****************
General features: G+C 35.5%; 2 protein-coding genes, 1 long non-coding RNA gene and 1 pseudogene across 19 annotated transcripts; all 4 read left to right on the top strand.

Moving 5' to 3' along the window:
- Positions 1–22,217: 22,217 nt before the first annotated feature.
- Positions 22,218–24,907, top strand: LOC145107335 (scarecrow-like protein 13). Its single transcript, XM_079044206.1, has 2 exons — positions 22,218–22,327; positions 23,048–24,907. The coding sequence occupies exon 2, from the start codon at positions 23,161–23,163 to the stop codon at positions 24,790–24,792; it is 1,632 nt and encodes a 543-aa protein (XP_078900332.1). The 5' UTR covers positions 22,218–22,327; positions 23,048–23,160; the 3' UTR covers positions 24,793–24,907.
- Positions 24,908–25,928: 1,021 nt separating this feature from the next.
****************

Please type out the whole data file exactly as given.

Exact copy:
General features: G+C 35.5%; 2 protein-coding genes, 1 long non-coding RNA gene and 1 pseudogene across 19 annotated transcripts; all 4 read left to right on the top strand.

Moving 5' to 3' along the window:
- Positions 1–22,217: 22,217 nt before the first annotated feature.
- Positions 22,218–24,907, top strand: LOC145107335 (scarecrow-like protein 13). Its single transcript, XM_079044206.1, has 2 exons — positions 22,218–22,327; positions 23,048–24,907. The coding sequence occupies exon 2, from the start codon at positions 23,161–23,163 to the stop codon at positions 24,790–24,792; it is 1,632 nt and encodes a 543-aa protein (XP_078900332.1). The 5' UTR covers positions 22,218–22,327; positions 23,048–23,160; the 3' UTR covers positions 24,793–24,907.
- Positions 24,908–25,928: 1,021 nt separating this feature from the next.